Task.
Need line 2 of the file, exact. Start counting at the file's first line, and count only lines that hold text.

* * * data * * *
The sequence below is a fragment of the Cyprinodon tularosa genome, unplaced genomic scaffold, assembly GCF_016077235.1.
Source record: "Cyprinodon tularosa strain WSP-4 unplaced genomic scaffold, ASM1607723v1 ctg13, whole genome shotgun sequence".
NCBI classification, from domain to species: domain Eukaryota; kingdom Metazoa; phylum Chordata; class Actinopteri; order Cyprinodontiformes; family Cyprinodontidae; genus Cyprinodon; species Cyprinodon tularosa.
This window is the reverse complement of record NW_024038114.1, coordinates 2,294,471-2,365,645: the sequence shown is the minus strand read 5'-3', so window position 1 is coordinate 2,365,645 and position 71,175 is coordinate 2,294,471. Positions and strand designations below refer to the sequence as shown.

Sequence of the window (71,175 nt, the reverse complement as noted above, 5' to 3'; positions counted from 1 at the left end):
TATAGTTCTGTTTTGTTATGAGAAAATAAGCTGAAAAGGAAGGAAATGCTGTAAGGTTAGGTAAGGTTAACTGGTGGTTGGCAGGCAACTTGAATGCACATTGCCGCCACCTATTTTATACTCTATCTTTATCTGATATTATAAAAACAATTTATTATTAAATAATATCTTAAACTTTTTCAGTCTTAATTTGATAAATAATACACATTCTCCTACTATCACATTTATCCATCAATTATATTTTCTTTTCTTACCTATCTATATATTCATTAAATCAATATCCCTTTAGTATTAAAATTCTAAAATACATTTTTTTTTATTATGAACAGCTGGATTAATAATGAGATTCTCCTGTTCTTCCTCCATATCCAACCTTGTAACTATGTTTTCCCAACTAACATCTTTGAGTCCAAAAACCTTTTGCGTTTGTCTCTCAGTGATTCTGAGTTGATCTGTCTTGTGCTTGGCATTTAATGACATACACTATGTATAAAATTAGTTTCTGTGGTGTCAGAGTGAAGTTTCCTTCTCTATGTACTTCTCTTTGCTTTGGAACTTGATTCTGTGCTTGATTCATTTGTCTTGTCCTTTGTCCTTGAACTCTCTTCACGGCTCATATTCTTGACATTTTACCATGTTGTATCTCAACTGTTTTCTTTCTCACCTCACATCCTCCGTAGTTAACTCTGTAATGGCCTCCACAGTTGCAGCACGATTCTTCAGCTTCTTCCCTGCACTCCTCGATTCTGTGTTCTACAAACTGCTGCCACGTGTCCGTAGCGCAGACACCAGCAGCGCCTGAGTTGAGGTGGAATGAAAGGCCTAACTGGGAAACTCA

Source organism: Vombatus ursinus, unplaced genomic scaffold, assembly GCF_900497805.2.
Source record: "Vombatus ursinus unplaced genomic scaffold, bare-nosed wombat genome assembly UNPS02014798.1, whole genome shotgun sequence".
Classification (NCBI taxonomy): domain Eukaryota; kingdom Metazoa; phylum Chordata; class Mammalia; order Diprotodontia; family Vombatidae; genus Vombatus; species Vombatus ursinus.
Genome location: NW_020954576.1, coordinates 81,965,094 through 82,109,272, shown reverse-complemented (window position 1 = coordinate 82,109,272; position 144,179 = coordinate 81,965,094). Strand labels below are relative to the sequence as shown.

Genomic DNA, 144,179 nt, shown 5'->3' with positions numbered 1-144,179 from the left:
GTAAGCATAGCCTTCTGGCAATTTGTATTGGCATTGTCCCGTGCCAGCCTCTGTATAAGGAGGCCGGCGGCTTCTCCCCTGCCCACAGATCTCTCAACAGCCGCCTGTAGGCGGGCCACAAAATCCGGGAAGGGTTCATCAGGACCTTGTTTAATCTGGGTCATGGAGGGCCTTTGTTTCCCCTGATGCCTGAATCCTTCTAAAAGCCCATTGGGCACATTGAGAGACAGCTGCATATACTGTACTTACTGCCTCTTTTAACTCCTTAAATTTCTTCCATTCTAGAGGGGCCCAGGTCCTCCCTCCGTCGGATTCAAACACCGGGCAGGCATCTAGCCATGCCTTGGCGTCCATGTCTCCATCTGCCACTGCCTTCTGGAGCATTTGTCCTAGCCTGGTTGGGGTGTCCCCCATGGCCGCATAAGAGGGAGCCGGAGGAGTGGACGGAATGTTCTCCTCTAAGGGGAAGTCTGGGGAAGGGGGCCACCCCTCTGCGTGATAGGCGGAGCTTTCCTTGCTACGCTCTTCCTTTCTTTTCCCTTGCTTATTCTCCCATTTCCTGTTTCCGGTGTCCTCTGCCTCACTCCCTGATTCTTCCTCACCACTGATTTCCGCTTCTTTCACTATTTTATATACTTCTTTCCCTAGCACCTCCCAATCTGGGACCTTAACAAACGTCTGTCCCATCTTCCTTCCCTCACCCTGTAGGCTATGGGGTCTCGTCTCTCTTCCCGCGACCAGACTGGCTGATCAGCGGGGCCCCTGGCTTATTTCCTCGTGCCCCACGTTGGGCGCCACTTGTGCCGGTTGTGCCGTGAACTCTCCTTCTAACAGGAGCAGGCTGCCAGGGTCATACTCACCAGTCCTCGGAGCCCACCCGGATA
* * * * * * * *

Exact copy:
Source record: "Cyprinodon tularosa strain WSP-4 unplaced genomic scaffold, ASM1607723v1 ctg13, whole genome shotgun sequence".